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Earl Cardigan, the man who led—though was not responsible for—the charge of the Light Brigade, had a reputation as a hotheaded duellist that was eclipsed only by his reputation as a womaniser. The instant his first wife died, he rushed to the house of his mistress Adeline de Horsey, more than 40 years his junior, and cried, “My dearest, she’s dead ... let’s get married at once.” As the biography I’ve just been reading says,
His action was perhaps less callous than the words suggest. He had spent [his wife]’s last hours with her, and she had actually advised him to marry Adeline, in preference to the widowed Marchioness of Ailesbury, whom Adeline regarded as her principal rival.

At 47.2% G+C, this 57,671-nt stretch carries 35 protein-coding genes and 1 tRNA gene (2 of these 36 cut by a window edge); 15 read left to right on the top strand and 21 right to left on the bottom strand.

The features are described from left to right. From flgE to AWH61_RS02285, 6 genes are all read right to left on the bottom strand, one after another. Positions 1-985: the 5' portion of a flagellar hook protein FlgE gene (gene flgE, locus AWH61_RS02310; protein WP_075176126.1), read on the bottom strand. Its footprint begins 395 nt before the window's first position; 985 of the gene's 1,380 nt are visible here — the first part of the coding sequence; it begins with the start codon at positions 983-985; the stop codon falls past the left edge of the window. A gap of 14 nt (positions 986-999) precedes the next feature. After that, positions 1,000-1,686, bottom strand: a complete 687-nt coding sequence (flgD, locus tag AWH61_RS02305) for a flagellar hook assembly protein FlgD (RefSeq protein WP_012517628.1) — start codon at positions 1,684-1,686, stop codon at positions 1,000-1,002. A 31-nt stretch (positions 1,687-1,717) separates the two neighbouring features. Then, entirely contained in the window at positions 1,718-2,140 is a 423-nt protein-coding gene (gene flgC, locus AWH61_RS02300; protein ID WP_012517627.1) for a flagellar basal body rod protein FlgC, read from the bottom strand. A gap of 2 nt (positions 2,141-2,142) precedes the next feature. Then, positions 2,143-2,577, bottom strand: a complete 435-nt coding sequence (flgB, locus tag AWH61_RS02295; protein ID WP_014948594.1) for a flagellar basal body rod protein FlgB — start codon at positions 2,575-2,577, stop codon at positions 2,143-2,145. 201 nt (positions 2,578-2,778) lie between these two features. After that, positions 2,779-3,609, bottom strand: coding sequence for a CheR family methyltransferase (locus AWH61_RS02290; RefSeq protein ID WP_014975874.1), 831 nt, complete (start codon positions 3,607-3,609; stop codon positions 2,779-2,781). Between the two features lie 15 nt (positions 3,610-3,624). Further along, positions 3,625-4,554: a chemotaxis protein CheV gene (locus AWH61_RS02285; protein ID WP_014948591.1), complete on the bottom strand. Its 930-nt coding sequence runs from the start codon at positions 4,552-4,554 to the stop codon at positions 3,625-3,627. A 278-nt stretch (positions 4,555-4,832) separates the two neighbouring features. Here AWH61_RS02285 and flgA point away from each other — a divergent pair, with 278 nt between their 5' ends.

Still, a second marriage to a former mistress, especially one so young, was frowned on in Victorian society. They travelled to Gibraltar two months later on Cardigan’s yacht, the Airedale, and were married there, but found themselves ostracised:
It was said that the Governor of Gibraltar invited Cardigan alone to dinner. Cardigan replied that he was accompanied by Lady Cardigan. The single invitation was repeated. Cardigan sent his second to the Governor with a duelling challenge. The Governor responded by having the Airedale, with Cardigan on board, towed out of Gibraltar harbour and left in the Mediterranean.

Donald Thomas, Charge! Hurrah! Hurrah! A Life of Cardigan of Balaclava


( 3 comments — Leave a comment )
Jan. 3rd, 2008 12:14 pm (UTC)
He sounds rather impetuous and fun.

I myself am wearing a lady cardigan today.
Jan. 3rd, 2008 12:28 pm (UTC)
Whereas the Governor of Gibraltar was clearly both ill-mannered and a coward! :-)
Jan. 3rd, 2008 12:40 pm (UTC)
Which is why nobody ever wears a governer of gibraltar these days.
( 3 comments — Leave a comment )

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